Aquatic Plant Surveys: How and Why
Aquatic plants are an important component of lakes ecosystems. They produce oxygen during photosynthesis, provide food, habitat and cover for fish, and help stabilize shoreline and bottom sediments.
The distribution and abundance of aquatic plants is dependent upon several variables including light penetration, bottom type, temperature, water levels, and the availability of plant nutrients. Rooted plants generally grow at depths of about 20 feet and less. In deep lakes, rooted plants are generally restricted to near-shore areas and along drop-offs. In shallow lakes, plants can colonize much of the bottomland and may be prevalent across the lake.
There are four main aquatic plant groups: submersed, floating-leaved, free-floating, and emergent. Usually, submersed plant species will be found in off-shore areas, while floating-leaved plants and free-floating are more common near shore. Emergent plants are found along the shoreline. Each plant group provides important ecological functions. Maintaining a diversity of aquatic plants is important to sustaining a healthy fishery and a healthy lake.
Invasive, exotic species are a statewide concern. If left unchecked, invasive species can outcompete beneficial native plants and spread quickly throughout a lake. Invasive species of primary concern in Michigan lakes include Eurasian milfoil, starry stonewort, and Phragmites. Eurasian milfoil and starry stonewort are submersed species and Phragmites is an emergent species.
Aquatic Plant Surveys
Aquatic plant surveys can be beneficial for a variety of reasons. An aquatic plant survey can provide important information about the type and distribution of plants, detect the presence of invasive plant species, and help inform management decisions.
There are several aquatic plant survey methods. Some methods are relatively simple while some are more labor-intensive. With the widespread use of global positioning systems (GPS) in recent years, GPS-guided surveys are much more common. With this approach, GPS reference points or waypoints are established along the shoreline and the shallow-water portions of the lake, and plants are identified at each waypoint. This approach is referred to as the point-intercept method (Madsen and Wersal 2017). Many lake scientists rely on this method because it can provide reliable data that can be analyzed statistically.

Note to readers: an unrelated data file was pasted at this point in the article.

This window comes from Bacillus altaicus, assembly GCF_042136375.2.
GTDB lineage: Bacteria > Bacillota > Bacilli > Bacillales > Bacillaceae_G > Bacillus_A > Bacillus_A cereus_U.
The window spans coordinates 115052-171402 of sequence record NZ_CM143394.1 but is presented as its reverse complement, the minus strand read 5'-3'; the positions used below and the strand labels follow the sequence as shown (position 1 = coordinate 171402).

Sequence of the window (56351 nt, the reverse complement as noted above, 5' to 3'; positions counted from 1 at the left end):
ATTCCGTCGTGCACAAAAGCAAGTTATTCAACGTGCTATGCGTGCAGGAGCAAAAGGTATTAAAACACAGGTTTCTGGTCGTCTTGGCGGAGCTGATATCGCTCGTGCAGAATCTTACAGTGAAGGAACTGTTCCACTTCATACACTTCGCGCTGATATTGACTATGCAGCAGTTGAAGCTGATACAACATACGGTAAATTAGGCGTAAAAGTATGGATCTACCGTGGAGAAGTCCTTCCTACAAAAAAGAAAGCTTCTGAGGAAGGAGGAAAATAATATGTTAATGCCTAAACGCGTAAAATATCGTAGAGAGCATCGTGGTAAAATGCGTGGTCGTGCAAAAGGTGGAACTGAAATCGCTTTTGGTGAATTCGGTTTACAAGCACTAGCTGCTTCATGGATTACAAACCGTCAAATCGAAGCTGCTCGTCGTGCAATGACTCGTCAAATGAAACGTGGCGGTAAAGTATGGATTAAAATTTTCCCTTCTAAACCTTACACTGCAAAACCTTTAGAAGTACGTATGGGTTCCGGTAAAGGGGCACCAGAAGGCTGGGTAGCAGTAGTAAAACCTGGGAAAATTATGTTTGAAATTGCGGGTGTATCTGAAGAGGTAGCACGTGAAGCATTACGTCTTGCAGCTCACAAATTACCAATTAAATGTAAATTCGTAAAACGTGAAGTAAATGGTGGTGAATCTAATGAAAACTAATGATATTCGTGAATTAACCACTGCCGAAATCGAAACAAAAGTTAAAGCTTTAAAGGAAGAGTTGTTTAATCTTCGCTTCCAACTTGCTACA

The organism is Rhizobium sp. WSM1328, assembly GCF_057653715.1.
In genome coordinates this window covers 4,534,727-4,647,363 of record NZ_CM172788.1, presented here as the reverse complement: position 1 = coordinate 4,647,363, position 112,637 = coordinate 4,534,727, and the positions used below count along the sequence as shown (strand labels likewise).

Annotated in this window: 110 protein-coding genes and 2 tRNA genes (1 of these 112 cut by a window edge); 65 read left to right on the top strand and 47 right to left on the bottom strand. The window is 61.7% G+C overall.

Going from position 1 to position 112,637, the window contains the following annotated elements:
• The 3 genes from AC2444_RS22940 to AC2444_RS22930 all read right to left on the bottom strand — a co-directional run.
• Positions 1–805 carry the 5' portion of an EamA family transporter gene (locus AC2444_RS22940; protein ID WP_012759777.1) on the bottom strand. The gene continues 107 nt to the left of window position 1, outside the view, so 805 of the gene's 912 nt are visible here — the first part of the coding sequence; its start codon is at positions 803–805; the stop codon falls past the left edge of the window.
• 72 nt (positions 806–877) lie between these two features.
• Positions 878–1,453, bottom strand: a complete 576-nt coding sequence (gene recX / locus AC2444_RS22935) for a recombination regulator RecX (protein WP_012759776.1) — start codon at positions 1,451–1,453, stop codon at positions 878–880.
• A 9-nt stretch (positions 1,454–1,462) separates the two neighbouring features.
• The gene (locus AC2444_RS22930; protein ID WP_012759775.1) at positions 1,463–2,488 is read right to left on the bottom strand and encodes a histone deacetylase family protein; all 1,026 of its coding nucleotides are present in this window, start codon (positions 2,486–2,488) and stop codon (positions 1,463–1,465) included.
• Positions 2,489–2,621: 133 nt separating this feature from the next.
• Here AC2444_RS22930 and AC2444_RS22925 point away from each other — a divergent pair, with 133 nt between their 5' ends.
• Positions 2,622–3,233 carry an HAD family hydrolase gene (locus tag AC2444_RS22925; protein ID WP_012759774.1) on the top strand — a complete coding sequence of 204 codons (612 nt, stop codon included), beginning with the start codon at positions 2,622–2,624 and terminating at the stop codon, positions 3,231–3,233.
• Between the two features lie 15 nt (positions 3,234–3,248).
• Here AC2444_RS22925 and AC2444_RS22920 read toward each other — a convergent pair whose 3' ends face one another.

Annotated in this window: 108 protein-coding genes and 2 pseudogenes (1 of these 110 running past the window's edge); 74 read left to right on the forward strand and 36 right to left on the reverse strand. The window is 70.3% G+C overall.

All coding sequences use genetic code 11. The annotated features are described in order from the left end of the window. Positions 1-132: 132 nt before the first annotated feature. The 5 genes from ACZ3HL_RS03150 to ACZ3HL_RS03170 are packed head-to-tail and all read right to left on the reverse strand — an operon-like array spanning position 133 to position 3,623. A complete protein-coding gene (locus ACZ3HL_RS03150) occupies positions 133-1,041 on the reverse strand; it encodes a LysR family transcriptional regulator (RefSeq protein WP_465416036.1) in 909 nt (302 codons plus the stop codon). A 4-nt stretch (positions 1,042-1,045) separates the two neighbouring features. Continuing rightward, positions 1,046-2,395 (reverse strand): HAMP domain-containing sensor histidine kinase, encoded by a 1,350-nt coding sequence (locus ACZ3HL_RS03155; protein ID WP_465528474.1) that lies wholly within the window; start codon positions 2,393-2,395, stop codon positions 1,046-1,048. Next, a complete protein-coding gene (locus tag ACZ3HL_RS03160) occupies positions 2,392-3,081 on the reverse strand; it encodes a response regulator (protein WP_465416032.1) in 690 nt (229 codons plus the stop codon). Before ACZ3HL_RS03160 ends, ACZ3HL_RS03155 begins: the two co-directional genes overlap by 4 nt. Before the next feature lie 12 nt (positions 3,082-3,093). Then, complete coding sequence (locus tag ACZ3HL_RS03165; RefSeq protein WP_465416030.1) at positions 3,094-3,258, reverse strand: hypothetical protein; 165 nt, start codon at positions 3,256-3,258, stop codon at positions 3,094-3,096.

Once plant types at each of the reference points in the lake have been identified, the information can be tabulated and the percent frequency of each plant species calculated. Percent frequency is the number of sites (or percent of sites) where each plant species is found, as shown in the table below. Annual plant surveys can be used to monitor changes in plant composition and location over time.
One of the important uses of plant survey data is to identify the location of invasive plant species. With the use of GPS, herbicide treatments or other plant control methods can be targeted more accurately.
Another plant survey tool that is gaining popularity is hydro-acoustic plant mapping. With this technique, a specially-equipped depth finder is used to map the location of plant beds and measure the height of the plants in the water column. Hydro-acoustic mapping can be coupled with a point-intercept survey to identify plant types and locations.
Periodic monitoring of aquatic plants is an important element of a long-term lake management strategy. Plant surveys can provide valuable information regarding plant diversity, invasive plant introductions, fishery habitat and lake health. In lakes undergoing plant control, plant surveys are essential to informing management decisions and the efficacy and impacts of plant control measures.